Veronica Cruz is a social worker and University of Maryland adjunct professor who specializes in criminal defense and has practiced for 12 years. Cruz said it was not until she began practicing and working closely with clients that she realized the traumas of incarceration.
“There is blatant discrimination in our criminal justice system from sentencing guidelines, going back to the way that we penalize crimes,” especially those of the non-violent sort, Cruz said.
Cruz assists clients who encounter hardships after being released. Cruz said barriers like drug addiction, lack of education and financial support, coupled with the stipulations of the conviction, make the transition into society difficult. Incarceration affects all areas of life, such as finding employment, housing and more importantly, it can impede on one’s well being. “Depending on how long they’ve been in, they’ve been very institutionalized,” she said.
In the case of 16-year-old Kalief Browder, the teen was charged as an adult and imprisoned at Rikers Island for three years, where he spent majority of the time in solitary confinement, and never received a trial for allegedly stealing a backpack. Incarceration and societal criticism took a toll on his mental health, which led to his suicide not long after his release.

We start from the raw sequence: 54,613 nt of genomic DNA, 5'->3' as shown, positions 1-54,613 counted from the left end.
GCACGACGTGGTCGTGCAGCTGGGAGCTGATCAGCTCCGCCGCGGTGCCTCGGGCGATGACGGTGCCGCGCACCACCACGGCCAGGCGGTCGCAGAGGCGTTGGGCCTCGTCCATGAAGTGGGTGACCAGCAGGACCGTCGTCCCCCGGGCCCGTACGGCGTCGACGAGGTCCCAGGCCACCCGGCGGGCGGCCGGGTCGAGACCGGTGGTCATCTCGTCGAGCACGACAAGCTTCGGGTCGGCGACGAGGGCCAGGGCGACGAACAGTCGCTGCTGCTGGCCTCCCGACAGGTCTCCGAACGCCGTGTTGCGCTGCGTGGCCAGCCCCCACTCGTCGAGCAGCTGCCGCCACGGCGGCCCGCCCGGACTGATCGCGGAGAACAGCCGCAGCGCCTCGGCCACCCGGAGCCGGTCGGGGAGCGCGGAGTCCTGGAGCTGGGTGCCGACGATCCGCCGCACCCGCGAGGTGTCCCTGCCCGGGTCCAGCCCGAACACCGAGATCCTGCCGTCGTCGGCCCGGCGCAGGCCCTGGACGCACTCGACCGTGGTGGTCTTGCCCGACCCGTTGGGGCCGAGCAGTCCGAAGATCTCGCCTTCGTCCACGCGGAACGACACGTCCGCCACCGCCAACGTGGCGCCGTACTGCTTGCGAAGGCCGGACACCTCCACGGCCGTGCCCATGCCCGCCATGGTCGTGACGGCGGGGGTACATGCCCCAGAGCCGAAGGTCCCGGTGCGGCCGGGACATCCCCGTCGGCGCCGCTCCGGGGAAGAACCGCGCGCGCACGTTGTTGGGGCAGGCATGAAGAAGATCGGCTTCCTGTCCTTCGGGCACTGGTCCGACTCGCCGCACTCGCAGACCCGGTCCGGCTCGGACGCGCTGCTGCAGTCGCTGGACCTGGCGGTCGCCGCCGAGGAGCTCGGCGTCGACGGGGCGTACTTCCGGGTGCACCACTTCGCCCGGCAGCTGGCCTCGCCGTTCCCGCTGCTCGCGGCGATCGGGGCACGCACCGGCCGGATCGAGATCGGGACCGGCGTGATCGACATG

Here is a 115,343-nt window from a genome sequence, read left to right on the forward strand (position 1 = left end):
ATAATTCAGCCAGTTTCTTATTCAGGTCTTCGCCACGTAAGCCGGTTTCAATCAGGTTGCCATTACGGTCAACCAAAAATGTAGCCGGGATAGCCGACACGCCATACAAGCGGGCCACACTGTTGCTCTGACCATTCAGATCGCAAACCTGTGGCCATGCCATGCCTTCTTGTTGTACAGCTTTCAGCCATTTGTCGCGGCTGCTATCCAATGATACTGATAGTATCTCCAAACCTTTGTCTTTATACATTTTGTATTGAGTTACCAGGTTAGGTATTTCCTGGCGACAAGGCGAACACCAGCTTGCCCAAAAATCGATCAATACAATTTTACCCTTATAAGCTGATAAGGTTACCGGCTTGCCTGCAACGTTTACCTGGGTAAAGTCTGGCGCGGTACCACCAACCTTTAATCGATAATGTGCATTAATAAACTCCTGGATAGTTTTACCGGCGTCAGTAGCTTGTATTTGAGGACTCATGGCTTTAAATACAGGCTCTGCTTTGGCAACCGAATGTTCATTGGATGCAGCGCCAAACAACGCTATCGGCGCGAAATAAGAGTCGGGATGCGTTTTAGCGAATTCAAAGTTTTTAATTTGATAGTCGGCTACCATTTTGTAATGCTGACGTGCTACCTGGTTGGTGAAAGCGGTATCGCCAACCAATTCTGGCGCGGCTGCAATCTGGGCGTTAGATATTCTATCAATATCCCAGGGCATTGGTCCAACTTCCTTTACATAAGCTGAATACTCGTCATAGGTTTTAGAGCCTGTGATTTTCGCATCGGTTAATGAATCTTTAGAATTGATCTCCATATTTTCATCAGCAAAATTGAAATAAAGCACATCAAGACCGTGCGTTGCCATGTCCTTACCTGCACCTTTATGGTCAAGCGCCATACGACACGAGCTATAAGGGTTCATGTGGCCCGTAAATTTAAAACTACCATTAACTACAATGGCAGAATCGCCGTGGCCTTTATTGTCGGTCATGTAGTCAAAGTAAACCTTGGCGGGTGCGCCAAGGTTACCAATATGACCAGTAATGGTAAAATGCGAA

When a person becomes incarcerated, “The support system changes drastically,” Cruz said.
Prior to his conviction, Ford was ostracized by his former coworkers, saying they “cut ties” with him after he was charged. “I’m sure they were told to stay away from me, don’t call me, don’t have nothing to do with me,” Ford said.